As I approach the end of my 80th year of living, I came to a realization. For most of my biological offspring, I am no more than a sperm donor rather than the father that loved, nourished, protected, and provided for them. This dawned on me when spending time with family history. I have piles of records about my ancestors (and theirs) and personal possessions handed down that I deeply treasure.

In reality, my branch of the “Blacklidge” family tree has ended with me. One offspring earlier returned both a book about family genealogy and the beautiful roll top desk that was his great grandfather’s — the book now is in the public library and the desk is treasured by his uncle. Another was dishonest in a family business partnership with me. All have made the choice of non-acceptance of my choice of divorce from their mother nearly 40 years ago. Yet, two of them in their lives chose divorce; one multiple times. My decision 40 years ago was to live my life with a partner whom I love and for whom I am thankful and feel blessed every day.

All chose to blame me and their step-mother of over 32 years now for “family” disruption. None lived the marital relationship between their mother and me which began when I was only 19 — hardly a mature adult but rather a very confused and depressed young male. All have chosen to side solely with their mother and her stories.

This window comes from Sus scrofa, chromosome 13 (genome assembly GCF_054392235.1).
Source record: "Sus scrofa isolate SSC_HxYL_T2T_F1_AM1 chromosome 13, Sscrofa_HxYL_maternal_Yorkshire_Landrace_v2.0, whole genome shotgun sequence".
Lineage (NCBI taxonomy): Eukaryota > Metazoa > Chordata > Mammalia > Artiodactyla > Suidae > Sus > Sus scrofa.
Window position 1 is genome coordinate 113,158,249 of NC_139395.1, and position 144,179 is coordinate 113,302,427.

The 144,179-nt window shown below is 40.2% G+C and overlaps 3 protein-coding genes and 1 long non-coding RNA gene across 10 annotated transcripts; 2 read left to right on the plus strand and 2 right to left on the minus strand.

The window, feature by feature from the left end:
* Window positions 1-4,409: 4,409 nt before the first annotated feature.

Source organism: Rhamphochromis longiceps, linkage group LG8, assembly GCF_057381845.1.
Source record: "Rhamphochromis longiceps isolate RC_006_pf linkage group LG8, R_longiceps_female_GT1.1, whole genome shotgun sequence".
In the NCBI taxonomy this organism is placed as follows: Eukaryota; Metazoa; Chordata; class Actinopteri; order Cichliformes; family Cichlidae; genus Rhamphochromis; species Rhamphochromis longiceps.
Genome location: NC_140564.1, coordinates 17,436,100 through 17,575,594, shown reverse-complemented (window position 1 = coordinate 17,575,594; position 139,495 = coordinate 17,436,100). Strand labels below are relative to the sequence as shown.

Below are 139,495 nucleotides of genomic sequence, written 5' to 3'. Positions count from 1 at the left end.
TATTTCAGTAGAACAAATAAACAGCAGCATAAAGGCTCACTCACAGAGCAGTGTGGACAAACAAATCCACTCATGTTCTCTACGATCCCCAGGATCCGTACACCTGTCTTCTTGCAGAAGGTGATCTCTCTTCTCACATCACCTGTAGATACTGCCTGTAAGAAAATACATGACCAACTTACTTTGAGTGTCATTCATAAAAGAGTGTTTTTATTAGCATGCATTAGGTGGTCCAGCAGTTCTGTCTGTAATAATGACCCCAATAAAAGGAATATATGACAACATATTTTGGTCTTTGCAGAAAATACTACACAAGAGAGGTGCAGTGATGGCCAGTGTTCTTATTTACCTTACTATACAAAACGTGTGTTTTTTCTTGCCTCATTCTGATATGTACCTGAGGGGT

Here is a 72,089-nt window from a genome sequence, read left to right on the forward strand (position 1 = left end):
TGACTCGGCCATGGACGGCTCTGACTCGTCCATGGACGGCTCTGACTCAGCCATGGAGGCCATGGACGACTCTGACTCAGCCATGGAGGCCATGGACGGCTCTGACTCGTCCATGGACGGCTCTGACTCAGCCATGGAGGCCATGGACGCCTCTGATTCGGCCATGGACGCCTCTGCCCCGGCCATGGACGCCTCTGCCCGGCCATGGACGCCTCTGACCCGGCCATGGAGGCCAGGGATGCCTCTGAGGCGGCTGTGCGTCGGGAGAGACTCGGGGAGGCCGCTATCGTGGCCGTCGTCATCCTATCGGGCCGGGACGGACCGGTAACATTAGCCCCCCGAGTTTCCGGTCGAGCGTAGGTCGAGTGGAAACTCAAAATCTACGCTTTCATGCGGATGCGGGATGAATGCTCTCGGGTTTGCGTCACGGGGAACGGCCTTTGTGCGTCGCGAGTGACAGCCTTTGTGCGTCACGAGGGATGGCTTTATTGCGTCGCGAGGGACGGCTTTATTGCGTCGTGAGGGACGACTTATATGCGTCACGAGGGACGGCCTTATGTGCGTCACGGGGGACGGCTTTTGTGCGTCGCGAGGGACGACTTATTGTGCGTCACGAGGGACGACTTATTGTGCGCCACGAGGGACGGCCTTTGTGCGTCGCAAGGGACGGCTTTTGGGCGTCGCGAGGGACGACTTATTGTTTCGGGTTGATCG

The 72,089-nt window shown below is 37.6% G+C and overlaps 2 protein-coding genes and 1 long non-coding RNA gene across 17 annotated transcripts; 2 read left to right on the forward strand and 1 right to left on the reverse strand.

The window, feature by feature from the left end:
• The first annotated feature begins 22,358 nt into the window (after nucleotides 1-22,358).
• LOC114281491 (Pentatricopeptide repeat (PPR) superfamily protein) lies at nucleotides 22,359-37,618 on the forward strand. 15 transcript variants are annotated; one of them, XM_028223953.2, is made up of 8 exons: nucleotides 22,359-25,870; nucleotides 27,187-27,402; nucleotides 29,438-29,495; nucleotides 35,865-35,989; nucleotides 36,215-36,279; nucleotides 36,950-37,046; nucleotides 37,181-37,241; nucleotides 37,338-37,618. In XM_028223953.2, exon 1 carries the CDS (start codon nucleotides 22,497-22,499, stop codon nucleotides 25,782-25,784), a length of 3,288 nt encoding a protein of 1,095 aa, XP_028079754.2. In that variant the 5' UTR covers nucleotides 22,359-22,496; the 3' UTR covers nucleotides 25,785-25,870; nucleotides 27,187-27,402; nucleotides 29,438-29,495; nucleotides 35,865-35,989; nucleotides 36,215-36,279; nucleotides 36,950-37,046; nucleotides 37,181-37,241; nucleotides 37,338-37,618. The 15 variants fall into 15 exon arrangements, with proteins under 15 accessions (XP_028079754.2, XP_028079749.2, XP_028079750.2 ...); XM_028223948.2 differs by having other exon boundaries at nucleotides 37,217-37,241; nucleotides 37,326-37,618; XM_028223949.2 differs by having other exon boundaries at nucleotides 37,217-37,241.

When their mother was living 2,000 miles away in California, things were different. A beginning was made toward a blended, loving family — that is what we wanted. We wanted to include all, including her, if all behaved as respectful, mature, caring, loving adults. But when she returned to Indiana, that was not to be. Chosen sides were set in concrete never to change with walls always up and relationships severed. The stream of insults and affronts never ended.

As a result, the loss and sorrow has been great. It is not only tragic to lose connection with one’s own bio offspring, but even worse to not be a part of sharing the lives of grandchildren. The grandchildren will never know the loss, not of their choosing, they have suffered. Family ties were irreparably severed. It is like a death.

For those who are facing a divorce, particularly for any offspring, I offer some thoughts. Consider carefully before taking one side or another. Consider that you, with certainty, do not know the extent and details of a marital relationship between any two other people. Consider that stories told may well be tainted, untrue, fabricated, self-serving or incomplete. Consider that you have not walked in the shoes of another….. ever. Consider that every truth may yet to be told.

A thought comes to me: “Judge not, lest ye be judged”.

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